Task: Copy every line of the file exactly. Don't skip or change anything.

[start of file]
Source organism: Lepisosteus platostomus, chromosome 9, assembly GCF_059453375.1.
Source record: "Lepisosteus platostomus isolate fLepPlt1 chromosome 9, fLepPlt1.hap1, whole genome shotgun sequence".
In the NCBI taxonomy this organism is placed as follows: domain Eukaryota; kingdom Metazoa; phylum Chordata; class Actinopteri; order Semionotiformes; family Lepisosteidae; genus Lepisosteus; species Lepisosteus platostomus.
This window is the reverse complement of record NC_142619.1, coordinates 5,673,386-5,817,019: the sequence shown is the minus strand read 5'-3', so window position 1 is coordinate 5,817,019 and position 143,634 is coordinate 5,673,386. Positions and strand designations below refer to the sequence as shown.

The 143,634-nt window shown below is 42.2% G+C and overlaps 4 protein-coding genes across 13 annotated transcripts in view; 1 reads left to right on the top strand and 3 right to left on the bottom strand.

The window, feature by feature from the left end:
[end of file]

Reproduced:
Source organism: Lepisosteus platostomus, chromosome 9, assembly GCF_059453375.1.
Source record: "Lepisosteus platostomus isolate fLepPlt1 chromosome 9, fLepPlt1.hap1, whole genome shotgun sequence".
In the NCBI taxonomy this organism is placed as follows: domain Eukaryota; kingdom Metazoa; phylum Chordata; class Actinopteri; order Semionotiformes; family Lepisosteidae; genus Lepisosteus; species Lepisosteus platostomus.
This window is the reverse complement of record NC_142619.1, coordinates 5,673,386-5,817,019: the sequence shown is the minus strand read 5'-3', so window position 1 is coordinate 5,817,019 and position 143,634 is coordinate 5,673,386. Positions and strand designations below refer to the sequence as shown.

The 143,634-nt window shown below is 42.2% G+C and overlaps 4 protein-coding genes across 13 annotated transcripts in view; 1 reads left to right on the top strand and 3 right to left on the bottom strand.

The window, feature by feature from the left end: